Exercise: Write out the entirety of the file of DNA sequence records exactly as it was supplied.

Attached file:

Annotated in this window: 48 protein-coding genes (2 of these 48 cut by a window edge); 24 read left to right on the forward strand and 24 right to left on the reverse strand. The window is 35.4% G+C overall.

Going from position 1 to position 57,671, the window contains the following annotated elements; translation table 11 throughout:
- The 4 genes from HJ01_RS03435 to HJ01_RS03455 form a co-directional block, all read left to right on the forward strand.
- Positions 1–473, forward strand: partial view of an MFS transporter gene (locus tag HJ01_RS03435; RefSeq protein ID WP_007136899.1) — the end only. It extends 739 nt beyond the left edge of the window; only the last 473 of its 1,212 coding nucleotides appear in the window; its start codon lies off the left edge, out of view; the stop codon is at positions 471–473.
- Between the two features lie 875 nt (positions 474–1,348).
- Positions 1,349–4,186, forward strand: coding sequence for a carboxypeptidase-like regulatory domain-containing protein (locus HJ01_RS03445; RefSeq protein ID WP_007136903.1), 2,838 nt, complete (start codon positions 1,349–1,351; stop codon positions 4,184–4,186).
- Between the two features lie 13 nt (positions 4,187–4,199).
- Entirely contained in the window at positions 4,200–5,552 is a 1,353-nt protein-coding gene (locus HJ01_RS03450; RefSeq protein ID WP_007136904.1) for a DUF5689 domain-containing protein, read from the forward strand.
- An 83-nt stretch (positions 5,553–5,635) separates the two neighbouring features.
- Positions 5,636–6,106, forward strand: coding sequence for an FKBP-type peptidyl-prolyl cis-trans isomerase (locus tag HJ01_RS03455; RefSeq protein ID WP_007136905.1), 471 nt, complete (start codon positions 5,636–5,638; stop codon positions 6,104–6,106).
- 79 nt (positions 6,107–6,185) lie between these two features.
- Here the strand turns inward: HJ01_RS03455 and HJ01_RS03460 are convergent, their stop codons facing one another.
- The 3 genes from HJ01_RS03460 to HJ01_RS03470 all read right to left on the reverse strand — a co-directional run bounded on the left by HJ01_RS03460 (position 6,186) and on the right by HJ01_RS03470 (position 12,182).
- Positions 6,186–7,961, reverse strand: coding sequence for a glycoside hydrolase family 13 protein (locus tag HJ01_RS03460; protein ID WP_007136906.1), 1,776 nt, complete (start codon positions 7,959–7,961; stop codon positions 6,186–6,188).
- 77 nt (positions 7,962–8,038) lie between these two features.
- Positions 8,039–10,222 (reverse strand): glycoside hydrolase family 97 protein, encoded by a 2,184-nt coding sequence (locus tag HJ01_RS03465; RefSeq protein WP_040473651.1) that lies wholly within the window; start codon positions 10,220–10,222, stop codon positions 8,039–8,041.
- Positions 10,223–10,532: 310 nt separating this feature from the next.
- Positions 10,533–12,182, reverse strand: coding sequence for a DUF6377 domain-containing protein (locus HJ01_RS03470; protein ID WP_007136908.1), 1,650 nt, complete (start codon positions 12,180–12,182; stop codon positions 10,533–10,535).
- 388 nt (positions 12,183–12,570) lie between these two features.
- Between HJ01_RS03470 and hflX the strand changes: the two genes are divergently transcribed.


Annotated in this window: 48 protein-coding genes (2 of these 48 cut by a window edge); 24 read left to right on the forward strand and 24 right to left on the reverse strand. The window is 35.4% G+C overall.

Going from position 1 to position 57,671, the window contains the following annotated elements; translation table 11 throughout:
- The 4 genes from HJ01_RS03435 to HJ01_RS03455 form a co-directional block, all read left to right on the forward strand.
- Positions 1–473, forward strand: partial view of an MFS transporter gene (locus tag HJ01_RS03435; RefSeq protein ID WP_007136899.1) — the end only. It extends 739 nt beyond the left edge of the window; only the last 473 of its 1,212 coding nucleotides appear in the window; its start codon lies off the left edge, out of view; the stop codon is at positions 471–473.
- Between the two features lie 875 nt (positions 474–1,348).
- Positions 1,349–4,186, forward strand: coding sequence for a carboxypeptidase-like regulatory domain-containing protein (locus HJ01_RS03445; RefSeq protein ID WP_007136903.1), 2,838 nt, complete (start codon positions 1,349–1,351; stop codon positions 4,184–4,186).
- Between the two features lie 13 nt (positions 4,187–4,199).
- Entirely contained in the window at positions 4,200–5,552 is a 1,353-nt protein-coding gene (locus HJ01_RS03450; RefSeq protein ID WP_007136904.1) for a DUF5689 domain-containing protein, read from the forward strand.
- An 83-nt stretch (positions 5,553–5,635) separates the two neighbouring features.
- Positions 5,636–6,106, forward strand: coding sequence for an FKBP-type peptidyl-prolyl cis-trans isomerase (locus tag HJ01_RS03455; RefSeq protein ID WP_007136905.1), 471 nt, complete (start codon positions 5,636–5,638; stop codon positions 6,104–6,106).
- 79 nt (positions 6,107–6,185) lie between these two features.
- Here the strand turns inward: HJ01_RS03455 and HJ01_RS03460 are convergent, their stop codons facing one another.
- The 3 genes from HJ01_RS03460 to HJ01_RS03470 all read right to left on the reverse strand — a co-directional run bounded on the left by HJ01_RS03460 (position 6,186) and on the right by HJ01_RS03470 (position 12,182).
- Positions 6,186–7,961, reverse strand: coding sequence for a glycoside hydrolase family 13 protein (locus tag HJ01_RS03460; protein ID WP_007136906.1), 1,776 nt, complete (start codon positions 7,959–7,961; stop codon positions 6,186–6,188).
- 77 nt (positions 7,962–8,038) lie between these two features.
- Positions 8,039–10,222 (reverse strand): glycoside hydrolase family 97 protein, encoded by a 2,184-nt coding sequence (locus tag HJ01_RS03465; RefSeq protein WP_040473651.1) that lies wholly within the window; start codon positions 10,220–10,222, stop codon positions 8,039–8,041.
- Positions 10,223–10,532: 310 nt separating this feature from the next.
- Positions 10,533–12,182, reverse strand: coding sequence for a DUF6377 domain-containing protein (locus HJ01_RS03470; protein ID WP_007136908.1), 1,650 nt, complete (start codon positions 12,180–12,182; stop codon positions 10,533–10,535).
- 388 nt (positions 12,183–12,570) lie between these two features.
- Between HJ01_RS03470 and hflX the strand changes: the two genes are divergently transcribed.